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Archive for October, 2013


[ 30 ] October 31, 2013 |

You can find the latest edition of the Grounded argument over at Medium: War is Boring:

And so, in effect, we argue that the conflation of air and space is wrong; when properly conceived of as a commons, space is more like the sea than like the air. Military culture structures how an organization envisions its role, and its relationship with other organizations, and the cooperative, commerce oriented framework in which the Navy conceives of the commons makes more sense in application to space than the Air Force’s militaristic “dominance” approach.

Moving from the abstract to the concrete, the organizational assets that currently find a home in the Air Force can easily be shifted to the Navy. We won’t miss the Air Force; indeed, our space policy may improve in its absence.

Essentially, the argument combines the work of Alex Vacca with some of the more interesting stuff on maintenance of the commons. While space has effectively defaulted to the Air Force (one of the first questions I get is “What about space?”), when we think about how the services approach the commons, it turns out that the Navy’s way of thinking makes more sense than the USAF’s approach. My co-author (Max Lord, a student of mine), put the argument together in a term paper at the end of last year; this is the distillation of the case.

See also an argument that we should create a “Coast Guard” for space, and this account of the role played by the escort carrier USS Croatan in space exploration.


And the D.C. Circuit Filibusters Begin

[ 83 ] October 31, 2013 |

Senate Republicans have followed through on their threat to block Obama’s attempt to usurp the constitutional order by using his mythical so-called “Article III” powers to engage in the unprecedented action of nominating judges to fill vacancies. Today, it was Patricia Millett:

Senate Republicans filibustered one of President Barack Obama’s top judicial nominees on Thursday, the clearest sign yet that the Senate may be heading for a messy partisan showdown that could result in Democrats revamping Senate filibuster rules.

The Senate voted 55-38 to advance D.C. Circuit Court nominee Patricia Millett. Democrats needed 60 votes to clear a procedural motion, which meant they needed at least five Republicans to join them. In the end, only two did: Sens. Susan Collins (Maine) and Lisa Murkowski (Alaska). Three senators voted “present.”

Again, Millett “lost” with 55 yes votes and 38 against. The question is how much longer Senate Democrats will tolerate this behavior, particularly since Republicans aren’t even really bothering to pretend that there’s any issue with the nominees other that they were selected by a Democrat. This is a good sign:

Just before the vote, Leahy, the chair of the Senate Judiciary Committee, railed against Republicans for planning to filibuster an “outstanding” nominee like Millett. He warned that Democrats may be forced to take “drastic measures” if Republicans keep obstructing key Obama nominees for political reasons, suggesting that Democrats may change Senate rules to strip Republicans of their power to filibuster certain nominees.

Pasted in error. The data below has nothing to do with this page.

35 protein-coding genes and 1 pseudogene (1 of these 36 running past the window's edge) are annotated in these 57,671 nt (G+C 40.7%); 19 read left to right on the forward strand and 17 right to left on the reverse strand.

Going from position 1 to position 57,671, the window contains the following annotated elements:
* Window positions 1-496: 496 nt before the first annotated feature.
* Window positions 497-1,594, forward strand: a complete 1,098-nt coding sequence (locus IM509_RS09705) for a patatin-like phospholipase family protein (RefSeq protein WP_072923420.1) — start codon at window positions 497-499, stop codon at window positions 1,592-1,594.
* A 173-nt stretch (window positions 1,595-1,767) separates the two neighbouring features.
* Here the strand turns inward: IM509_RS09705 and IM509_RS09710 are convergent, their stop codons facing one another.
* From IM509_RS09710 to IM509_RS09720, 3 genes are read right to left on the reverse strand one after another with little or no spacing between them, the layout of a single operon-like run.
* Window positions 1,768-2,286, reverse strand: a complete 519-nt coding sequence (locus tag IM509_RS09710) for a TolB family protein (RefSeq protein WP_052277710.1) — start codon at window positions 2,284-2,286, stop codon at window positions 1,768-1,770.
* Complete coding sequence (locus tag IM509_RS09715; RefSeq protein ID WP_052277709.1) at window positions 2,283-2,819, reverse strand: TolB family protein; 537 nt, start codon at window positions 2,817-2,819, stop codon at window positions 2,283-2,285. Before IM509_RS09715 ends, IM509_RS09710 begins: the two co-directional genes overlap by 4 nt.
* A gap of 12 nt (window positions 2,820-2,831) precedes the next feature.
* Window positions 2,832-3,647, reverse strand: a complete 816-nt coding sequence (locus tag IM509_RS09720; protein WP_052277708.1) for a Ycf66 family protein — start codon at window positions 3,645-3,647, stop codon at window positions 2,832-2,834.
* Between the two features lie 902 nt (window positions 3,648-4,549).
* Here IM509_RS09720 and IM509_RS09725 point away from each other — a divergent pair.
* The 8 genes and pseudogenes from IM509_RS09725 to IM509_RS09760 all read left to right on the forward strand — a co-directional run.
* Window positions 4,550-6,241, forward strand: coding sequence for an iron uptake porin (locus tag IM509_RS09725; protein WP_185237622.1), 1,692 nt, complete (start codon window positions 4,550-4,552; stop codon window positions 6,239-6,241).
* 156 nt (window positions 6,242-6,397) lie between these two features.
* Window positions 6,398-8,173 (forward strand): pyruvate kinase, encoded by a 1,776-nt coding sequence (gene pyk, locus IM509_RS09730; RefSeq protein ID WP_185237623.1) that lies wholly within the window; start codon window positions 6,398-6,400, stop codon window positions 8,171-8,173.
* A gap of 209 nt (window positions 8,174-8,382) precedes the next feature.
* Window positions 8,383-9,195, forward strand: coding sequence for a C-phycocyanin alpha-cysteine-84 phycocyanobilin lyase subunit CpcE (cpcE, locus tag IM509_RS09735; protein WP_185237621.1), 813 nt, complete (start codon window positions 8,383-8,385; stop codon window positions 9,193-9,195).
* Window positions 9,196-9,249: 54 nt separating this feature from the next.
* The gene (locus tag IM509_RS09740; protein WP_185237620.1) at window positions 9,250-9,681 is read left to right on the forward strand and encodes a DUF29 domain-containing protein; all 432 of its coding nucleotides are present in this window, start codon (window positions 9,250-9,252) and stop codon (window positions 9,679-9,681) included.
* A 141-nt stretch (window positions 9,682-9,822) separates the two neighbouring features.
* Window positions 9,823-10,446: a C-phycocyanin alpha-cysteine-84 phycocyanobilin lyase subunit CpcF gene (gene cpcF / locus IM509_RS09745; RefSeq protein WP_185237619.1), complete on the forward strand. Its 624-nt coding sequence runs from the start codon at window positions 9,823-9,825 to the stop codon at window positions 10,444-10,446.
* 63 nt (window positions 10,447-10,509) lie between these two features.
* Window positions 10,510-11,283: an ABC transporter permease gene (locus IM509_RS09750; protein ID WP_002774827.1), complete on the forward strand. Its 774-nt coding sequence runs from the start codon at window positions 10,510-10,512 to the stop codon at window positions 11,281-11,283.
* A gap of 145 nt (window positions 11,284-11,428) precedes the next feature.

“If the Republican caucus finds that, despite her amazing, stellar legal reputation and commitment to her country, that somehow a filibuster is warranted, I believe this body will need to consider anew whether a rules change should be in order,” Leahy fumed.

More of that, please.


[ 79 ] October 31, 2013 |

Ron Fournier, ladies and gentlemen:

This is what happens when the two parties ruling Washington lose touch with America and pander to their crazy-extreme base.

What follows is an exhaustive list of Fournier’s examples of Democrats pandering to a “crazy-extreme” base:

[Insert audio recording of the reaction when someone announces an opening bid of $25 for Joba Chamberlain at a 2013 fantasy draft.]

Hmm. But, in fairness, if Obama would only show the leadership to lead, with leadership, Republicans wouldn’t be able to pander at all.

[Via D.E.M.]

Oklahoma’s War On Women

[ 39 ] October 31, 2013 |

Irin Carmon has a fantastic piece about the effects of “moderate” regulations of abortion on the ground. It needs to be read in full, but a teaser:

Earlier that month, at home in Oklahoma City, the Davises were told that the boy she was carrying had a severe brain malformation known as holoprosencephaly. It is rare, though possible, for such a fetus to survive to birth, but doctors told them that he would not reach his first birthday. “He would never walk, lift his head,” Jessica, 23, recalled in an interview.

“I could let my son go on and suffer,” she said. Or she could accept a word she didn’t like – abortion – “and do the best thing for my baby.”

The Davises’ ordeal was always going to be painful. But the grim path that led them to a night in the car was determined, nearly every step of the way, by a state that has scrambled to be the most “pro-life” in the nation. There are no exceptions for families like the Davises.

But surely Matt Stoller is onto something when he says that abortion policy is completely disconnected from partisan politics?

For decades, under Democratic control, legislative committee chairs would block abortion restrictions from a hearing. But new term limits, alongside rising conservatism, helped rapidly drain the legislature’s long tradition of Democratic control. Republicans took over the House in 2004, the Senate in 2008, and the governor’s mansion in 2010.